Antithrombotic drugs have been known to affect the screening performance of fecal immunochemical tests (FIT) for colorectal tumors. However, a recent study suggests antithrombotic therapies may not largely impact the sensitivity, specificity, positive predictive value (PPV), or negative predictive value (NPV) of FIT in detecting colorectal neoplasms. Findings from this study were published in Scientific Reports.
The study enrolled 758 patients who had positive FIT or symptoms of abdominal discomfort, constipation, or hematochezia. All patients subsequently underwent colonoscopy following FIT. Electronic medical charts were reviewed by investigators to identify patient clinical characteristics and information regarding antithrombotic drug intake. In total, 144 patients were taking antithrombotic agents vs 614 who were not. Patients undergoing antithrombotic therapies were significantly older (median age, 75 vs 63 years, respectively; P <.0001).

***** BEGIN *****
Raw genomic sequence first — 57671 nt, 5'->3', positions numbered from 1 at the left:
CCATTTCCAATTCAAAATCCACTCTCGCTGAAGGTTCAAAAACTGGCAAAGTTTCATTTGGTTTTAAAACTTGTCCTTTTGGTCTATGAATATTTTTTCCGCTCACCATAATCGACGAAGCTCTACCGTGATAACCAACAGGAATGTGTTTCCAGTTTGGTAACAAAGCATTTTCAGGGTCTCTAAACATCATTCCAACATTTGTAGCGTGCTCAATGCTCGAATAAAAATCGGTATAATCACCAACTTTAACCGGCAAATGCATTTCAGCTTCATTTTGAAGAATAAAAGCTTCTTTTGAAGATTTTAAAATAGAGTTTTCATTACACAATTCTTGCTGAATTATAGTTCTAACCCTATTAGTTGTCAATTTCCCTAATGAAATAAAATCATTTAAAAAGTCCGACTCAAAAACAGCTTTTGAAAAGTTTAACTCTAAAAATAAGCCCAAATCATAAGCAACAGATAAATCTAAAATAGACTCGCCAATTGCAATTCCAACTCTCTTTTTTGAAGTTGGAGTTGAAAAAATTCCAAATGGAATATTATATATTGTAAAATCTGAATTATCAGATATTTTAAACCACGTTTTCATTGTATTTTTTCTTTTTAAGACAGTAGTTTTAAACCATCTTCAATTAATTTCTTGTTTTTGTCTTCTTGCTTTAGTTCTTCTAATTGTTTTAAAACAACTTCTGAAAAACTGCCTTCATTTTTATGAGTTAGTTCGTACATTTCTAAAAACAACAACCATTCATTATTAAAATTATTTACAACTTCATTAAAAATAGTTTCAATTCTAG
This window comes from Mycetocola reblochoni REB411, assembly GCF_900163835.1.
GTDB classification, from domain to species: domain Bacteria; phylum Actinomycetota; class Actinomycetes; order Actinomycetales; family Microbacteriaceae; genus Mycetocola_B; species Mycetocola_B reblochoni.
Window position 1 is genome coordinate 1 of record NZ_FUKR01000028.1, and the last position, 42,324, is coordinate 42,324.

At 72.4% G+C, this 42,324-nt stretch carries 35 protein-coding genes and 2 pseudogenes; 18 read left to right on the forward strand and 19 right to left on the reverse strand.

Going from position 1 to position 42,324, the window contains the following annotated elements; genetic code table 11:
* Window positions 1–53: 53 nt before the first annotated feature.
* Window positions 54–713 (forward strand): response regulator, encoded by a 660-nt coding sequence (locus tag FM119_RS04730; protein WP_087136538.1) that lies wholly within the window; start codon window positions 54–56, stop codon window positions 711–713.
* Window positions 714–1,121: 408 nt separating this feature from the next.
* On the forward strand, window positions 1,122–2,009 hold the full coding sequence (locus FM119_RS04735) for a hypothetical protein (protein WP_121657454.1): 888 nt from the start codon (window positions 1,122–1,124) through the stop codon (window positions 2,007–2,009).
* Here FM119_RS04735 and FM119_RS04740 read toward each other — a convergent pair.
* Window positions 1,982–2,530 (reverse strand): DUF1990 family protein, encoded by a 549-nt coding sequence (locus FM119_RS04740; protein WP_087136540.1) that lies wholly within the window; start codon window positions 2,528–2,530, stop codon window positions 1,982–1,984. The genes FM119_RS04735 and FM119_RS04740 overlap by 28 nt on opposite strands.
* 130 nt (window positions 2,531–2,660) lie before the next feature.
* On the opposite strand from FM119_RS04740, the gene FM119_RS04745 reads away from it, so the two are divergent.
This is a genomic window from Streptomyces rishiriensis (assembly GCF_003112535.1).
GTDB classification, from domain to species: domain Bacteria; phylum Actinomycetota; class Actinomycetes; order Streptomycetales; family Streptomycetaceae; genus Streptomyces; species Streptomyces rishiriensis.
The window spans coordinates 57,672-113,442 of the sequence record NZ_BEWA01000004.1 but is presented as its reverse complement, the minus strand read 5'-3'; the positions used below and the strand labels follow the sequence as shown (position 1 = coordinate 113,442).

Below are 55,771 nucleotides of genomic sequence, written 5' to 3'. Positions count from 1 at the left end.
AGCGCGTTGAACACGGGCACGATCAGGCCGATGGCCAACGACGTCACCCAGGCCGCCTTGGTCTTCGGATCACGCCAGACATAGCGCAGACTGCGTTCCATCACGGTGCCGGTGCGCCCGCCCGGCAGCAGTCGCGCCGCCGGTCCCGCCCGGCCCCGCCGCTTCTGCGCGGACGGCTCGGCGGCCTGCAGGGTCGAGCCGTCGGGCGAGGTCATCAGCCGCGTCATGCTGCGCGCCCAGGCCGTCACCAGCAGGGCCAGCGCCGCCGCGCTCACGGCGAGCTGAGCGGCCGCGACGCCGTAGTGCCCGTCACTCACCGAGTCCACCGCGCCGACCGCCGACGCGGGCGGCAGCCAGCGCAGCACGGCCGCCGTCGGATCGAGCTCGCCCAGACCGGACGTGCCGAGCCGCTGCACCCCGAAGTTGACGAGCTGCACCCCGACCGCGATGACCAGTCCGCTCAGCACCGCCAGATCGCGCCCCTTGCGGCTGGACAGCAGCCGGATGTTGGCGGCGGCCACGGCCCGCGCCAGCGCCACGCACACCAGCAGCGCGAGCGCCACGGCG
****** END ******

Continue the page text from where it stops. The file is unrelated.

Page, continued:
No significant difference was found between the patients taking antithrombotic agents vs not taking antithrombotic agents in regard to the proportion of patients with colorectal neoplasms (42.4% vs 35.3%, respectively; P =.1157) or colorectal cancer (9.7% vs 7.0%; P =.2655).
In terms of detecting colorectal neoplasms, there was no significant difference between the 2 groups for the sensitivity (62.3% vs 56.0%; P =.3964), specificity (60.2% vs 56.2%; P =.4960), PPV (53.5% vs 41.2%; P =.0604), or NPV (68.5% vs 70.1%; P =.7840) for FIT.
Limitations of this study included its retrospective nature, small sample size, and the lack of a randomized design.
The investigators concluded that “there may not be as many false positives as previously thought” with FIT in patients who take antithrombotic drugs.
Ibuka T, Adachi S, Horibe Y, et al. Effects of antithrombotic drugs on the results of fecal immunochemical test in colorectal neoplasms screening. Sci Rep. 2021;11(1):4348. doi: 10.1038/s41598-021-83007-4
This article originally appeared on Gastroenterology Advisor